Monday Mar 15, 2021
Not too long ago, in 2016, a three-member bench of the Supreme Court of Pakistan wrote: “The superior courts of this country are also accountable.”
But then last year on March 3, a five-member bench of the apex court observed, in a detailed judgment, that “the superior courts are anything but accountable”.
The court’s 2016 decision was premised on an audit report submitted by an official of the Islamabad High Court. The report had identified a number of administrative and executive appointments made to the High Court in violation of rules.
One objection raised against the audit report was that the administrative actions of the superior courts could not be called into question under any Constitutional provision.
The Supreme Court, in a moment of great self-reflection, disagreed. It ordered that public officials are accountable and appointments made for the administration of courts cannot flout the law.
The matter rested. But not for too long.
Then last year, a larger bench of the Supreme Court set aside the 2016 verdict, after which the Supreme Court and the high courts are now once again immune from accountability.
The March 3, 2020, decision of the Supreme Court is bewildering.
Unless appointees in the judicial system are working pro bono, why can’t their appointments be questioned, especially if they are receiving their salaries from the public exchequer and the taxpayers' purse?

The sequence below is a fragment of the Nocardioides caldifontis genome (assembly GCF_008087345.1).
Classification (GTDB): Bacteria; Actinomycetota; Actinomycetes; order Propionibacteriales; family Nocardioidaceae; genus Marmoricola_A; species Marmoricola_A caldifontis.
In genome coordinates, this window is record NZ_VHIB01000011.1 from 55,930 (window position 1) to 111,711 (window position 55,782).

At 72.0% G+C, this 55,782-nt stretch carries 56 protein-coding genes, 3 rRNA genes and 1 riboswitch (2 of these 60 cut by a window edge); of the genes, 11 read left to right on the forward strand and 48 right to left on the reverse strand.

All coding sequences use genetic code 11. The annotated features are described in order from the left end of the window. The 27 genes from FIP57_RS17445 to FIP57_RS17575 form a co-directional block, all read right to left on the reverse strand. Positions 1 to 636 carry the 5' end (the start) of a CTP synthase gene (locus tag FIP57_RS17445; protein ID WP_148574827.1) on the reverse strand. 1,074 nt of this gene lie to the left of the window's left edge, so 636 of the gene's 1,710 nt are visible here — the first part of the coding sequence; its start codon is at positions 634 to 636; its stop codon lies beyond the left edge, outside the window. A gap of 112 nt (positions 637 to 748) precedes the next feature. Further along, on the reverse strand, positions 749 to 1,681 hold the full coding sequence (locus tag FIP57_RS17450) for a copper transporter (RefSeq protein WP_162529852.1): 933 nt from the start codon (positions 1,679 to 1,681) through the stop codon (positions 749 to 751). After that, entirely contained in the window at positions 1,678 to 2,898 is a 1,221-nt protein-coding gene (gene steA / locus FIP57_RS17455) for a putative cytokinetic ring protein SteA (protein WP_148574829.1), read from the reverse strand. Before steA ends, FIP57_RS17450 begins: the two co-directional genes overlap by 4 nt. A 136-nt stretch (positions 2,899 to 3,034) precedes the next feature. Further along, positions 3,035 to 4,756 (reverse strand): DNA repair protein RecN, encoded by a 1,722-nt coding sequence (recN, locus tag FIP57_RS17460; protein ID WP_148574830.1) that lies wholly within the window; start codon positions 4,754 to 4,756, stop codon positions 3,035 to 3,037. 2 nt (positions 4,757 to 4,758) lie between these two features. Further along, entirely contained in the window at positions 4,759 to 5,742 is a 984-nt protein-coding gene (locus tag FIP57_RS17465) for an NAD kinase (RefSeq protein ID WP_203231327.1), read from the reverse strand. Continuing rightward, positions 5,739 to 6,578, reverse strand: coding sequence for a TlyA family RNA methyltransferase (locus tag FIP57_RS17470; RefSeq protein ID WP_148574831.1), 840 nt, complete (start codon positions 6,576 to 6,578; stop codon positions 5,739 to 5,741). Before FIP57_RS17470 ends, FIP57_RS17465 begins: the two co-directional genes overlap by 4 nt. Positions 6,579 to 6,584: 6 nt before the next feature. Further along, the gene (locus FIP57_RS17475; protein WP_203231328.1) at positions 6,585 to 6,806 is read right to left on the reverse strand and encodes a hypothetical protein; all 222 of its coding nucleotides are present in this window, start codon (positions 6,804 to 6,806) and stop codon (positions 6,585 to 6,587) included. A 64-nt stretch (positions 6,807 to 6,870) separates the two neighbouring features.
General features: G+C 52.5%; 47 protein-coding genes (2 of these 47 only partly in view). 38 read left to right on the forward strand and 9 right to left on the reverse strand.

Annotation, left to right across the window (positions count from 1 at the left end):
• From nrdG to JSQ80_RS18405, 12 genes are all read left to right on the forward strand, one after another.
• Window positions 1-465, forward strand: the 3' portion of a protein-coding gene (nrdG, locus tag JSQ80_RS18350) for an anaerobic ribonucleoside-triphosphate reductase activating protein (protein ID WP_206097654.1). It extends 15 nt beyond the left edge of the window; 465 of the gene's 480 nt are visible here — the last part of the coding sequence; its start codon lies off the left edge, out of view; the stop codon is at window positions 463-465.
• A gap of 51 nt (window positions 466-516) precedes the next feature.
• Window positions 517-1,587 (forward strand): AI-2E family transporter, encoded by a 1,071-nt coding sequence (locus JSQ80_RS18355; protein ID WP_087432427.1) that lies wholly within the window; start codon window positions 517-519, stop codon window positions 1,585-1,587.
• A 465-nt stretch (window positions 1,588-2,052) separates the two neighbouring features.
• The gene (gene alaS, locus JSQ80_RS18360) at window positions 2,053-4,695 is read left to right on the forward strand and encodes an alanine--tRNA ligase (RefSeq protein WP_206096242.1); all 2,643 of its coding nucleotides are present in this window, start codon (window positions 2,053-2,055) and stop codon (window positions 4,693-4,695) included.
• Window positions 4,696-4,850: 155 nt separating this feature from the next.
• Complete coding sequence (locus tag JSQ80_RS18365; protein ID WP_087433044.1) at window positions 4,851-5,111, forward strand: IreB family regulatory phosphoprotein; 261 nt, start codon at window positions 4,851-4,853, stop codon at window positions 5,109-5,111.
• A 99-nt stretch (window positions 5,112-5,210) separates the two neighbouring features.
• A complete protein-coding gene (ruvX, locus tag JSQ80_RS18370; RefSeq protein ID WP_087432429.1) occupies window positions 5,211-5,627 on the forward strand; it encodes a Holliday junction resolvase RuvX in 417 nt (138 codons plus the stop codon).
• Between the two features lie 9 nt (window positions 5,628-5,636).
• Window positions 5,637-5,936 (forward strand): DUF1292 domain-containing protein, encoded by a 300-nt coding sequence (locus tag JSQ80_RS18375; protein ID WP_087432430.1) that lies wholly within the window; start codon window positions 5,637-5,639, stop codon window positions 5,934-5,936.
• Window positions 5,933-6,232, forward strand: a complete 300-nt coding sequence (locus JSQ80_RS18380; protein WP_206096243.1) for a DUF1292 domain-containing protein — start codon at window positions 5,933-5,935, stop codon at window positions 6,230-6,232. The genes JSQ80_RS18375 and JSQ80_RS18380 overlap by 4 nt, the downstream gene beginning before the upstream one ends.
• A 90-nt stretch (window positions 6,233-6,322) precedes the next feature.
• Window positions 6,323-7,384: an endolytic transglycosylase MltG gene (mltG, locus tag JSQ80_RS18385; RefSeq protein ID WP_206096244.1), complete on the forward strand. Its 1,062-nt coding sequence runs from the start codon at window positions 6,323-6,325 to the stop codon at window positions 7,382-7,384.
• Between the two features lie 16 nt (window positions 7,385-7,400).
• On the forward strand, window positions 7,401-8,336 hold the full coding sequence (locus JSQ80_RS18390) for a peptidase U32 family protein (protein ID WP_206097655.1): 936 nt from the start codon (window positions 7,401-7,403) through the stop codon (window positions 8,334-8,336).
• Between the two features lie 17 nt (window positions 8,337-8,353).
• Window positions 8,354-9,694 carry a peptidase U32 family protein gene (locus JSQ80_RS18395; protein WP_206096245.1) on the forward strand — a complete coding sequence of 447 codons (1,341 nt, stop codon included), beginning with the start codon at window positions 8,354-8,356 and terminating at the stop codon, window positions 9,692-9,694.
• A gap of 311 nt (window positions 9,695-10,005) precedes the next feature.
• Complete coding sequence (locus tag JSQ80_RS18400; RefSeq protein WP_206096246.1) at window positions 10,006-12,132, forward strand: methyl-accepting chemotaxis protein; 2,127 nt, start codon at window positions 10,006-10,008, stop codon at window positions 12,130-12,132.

Judicial independence does not mean an unobstructed run of the field. Instead such independence should allow for introspection to root out internal flaws.
Judicial independence means exercising restraint where bravado is the order of the day. Judicial independence should mean to interpret the Constitution to advance the cause of the law in order to protect the most vulnerable.
Last year’s Supreme Court verdict clearly states that the Constitution is sacrosanct. But then one must ask where in the Constitution does the word “suo motu” action appear? Article 184 (3) gives the Courts broad powers in matters of public importance. Still, the word “suo motu” isn’t mentioned.
Also, the Constitution doesn’t mandate that courts leave a legacy. It mandates that courts protect people’s rights and find the law’s guidance to do it with equity, humility and consciousness.
Last year’s judgment interprets the Constitution by applying the “but for” principle. This principle finds its roots in the law of torts. Ironically, this principle doesn’t find any real support currently in the jurisprudential system.
The 2020 judgement also noted that it is important to maintain the comity of judges and therefore administrative decisions of a judge must not be interfered with. But what if a judge got it wrong? Should we abolish the right of appeals altogether, lest the comity is disturbed?
The law changes and evolves. It is meant to grow with times and circumstances that is why the Constitution is an organic and evolving creature, unless of course there is something inherently wrong with our constitution and we are desperately trying to cover up its flaws.
Letting the Constitution evolve as a truly dynamic set of rules, ever adapting, ever assimilating is true judicial independence and accountability.
Today, the courts in Pakistan have a greater responsibility than they ever did. The legal community, from where judicial appointments are made, is fractured and distant.
Lawyers are in the profession of law now more to contest bar elections than anything else. This means that the responsibility on courts has only multiplied.
The people of Pakistan must regain their lost confidence in the judicial system, which at the moment is top heavy. The superior courts must instigate the change so the lower courts can follow their lead.
Lakhani is a practicing lawyer and resides in Karachi